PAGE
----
Sometimes, my Christian friends strongly object to my ideas, which I have only chronicled, based upon my own 25 years of Scriptural digging and the reasearch of others. That Jesus taught the doctrine of reincarnation within the Holy pages of the Holy Bible is obvious. As Jesus put it, "Having ears, they hear not. Having eyes, they see not." Still, most Christians today reject the science of the soul's travels in this world as 'Hindu' or 'Buddhist'. This is quite odd really, because the science of reincarnation permeated early Christianity for hundreds of years. I recommend that instead of rejecting the concept of reincarnation, it would better suit intelligent, truth seeking Christians and all individuals everywhere to investigate Jesus's own words in more depth. What we want is the truth, the whole truth, and nothing but the truth. It is also worthwhile to investigate the most authoritative literature on the subject, the Bhagavad Gita As It Is.

Why should one use only this particluar translation? As Jesus himself studied with the Vaishnavas, and taught the Vaishnava conclusion, that God is ultimately a Person, the Supreme Person, the best copy of the "Bhagavad Gita" available today which provides the most clear and concise information on the subject is the "Bhagavad Gita As It Is". The conclusions of this translation verify that Lord Krishna is the Supreme Person, and not just a mythological folk hero or 'Hindu' god. Most other non-Vaishnava copies of the Bhagavad Gita fall into many pitfalls of spiritual misunderstanding.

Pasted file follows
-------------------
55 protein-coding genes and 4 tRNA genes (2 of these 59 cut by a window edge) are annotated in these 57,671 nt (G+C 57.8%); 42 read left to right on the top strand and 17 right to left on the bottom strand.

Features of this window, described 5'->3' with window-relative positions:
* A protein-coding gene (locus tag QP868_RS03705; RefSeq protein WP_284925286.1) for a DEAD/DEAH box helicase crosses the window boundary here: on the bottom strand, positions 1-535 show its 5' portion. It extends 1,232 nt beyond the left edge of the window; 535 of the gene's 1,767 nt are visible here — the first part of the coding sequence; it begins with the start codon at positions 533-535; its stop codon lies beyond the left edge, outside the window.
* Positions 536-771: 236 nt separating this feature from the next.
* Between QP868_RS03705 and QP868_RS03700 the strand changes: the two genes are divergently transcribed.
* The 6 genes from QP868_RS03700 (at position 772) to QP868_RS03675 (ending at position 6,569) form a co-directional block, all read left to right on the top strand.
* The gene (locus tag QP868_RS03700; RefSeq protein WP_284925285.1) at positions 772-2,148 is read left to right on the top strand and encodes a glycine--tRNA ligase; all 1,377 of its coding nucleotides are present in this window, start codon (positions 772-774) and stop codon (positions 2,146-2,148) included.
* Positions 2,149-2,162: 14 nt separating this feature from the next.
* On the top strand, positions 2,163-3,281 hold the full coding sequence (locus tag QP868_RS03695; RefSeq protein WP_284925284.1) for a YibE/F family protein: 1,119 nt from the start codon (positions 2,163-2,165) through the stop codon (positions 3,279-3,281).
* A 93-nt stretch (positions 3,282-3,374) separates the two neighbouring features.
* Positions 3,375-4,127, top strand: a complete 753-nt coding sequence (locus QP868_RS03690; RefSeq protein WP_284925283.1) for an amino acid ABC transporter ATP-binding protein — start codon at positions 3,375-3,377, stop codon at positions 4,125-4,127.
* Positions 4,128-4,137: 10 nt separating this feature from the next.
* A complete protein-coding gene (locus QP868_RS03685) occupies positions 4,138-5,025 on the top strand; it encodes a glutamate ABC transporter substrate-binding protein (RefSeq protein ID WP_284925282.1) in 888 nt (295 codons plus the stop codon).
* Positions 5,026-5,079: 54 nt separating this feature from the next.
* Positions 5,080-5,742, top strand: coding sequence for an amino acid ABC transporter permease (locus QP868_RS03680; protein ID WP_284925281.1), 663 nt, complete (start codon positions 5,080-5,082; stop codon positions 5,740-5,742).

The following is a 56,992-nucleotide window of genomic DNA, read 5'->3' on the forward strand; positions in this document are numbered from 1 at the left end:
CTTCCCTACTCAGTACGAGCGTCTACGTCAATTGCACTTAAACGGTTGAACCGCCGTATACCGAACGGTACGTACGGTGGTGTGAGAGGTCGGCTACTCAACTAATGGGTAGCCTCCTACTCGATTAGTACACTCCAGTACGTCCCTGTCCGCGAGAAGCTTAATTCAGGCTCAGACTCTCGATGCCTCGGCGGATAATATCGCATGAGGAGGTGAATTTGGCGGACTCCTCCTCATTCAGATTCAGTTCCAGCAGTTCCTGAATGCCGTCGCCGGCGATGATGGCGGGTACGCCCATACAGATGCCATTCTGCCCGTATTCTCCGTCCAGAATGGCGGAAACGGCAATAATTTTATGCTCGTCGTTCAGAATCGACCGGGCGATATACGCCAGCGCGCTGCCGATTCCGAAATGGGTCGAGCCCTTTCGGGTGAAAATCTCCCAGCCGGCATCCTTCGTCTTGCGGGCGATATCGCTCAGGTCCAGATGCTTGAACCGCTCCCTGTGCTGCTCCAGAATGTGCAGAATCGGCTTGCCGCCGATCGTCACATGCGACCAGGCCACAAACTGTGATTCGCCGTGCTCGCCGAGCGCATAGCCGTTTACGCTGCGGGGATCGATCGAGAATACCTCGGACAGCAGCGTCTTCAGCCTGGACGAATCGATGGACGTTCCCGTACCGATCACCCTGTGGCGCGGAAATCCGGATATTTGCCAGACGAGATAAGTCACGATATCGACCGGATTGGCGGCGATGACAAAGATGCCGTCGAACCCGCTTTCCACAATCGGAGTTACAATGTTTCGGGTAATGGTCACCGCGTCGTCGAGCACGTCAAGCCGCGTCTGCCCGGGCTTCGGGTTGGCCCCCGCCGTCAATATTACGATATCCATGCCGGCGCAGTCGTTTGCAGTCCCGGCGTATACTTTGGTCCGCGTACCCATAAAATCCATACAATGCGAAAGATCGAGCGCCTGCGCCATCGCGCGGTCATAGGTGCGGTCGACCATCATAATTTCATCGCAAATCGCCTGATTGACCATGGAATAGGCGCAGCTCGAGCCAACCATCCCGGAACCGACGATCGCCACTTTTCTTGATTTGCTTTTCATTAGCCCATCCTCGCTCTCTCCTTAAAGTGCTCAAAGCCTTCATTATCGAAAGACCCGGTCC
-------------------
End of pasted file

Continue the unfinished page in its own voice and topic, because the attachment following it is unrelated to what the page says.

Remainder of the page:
Generally, they come to erroneous, impersonalistic conclusions, usually relegating Lord Krishna to some imaginary figure on some imaginary battlefield. Sometimes the impersonalists relegate Lord Krishna's position to that of an avatara of Vishnu, an expansion of the white light, or a mythological hero created in the minds of common villigers. But just as a sincere Christian knows that Jesus was the Son of God, a real person, with form, intelligence, real feelings and emotions and his own unique spiritual personality, we can also conclude by investigating the Vaishnava literatures that Lord Krishna is a factual person, the person to whom Jesus attributed his own strength, power, knowledge and mystic opulence.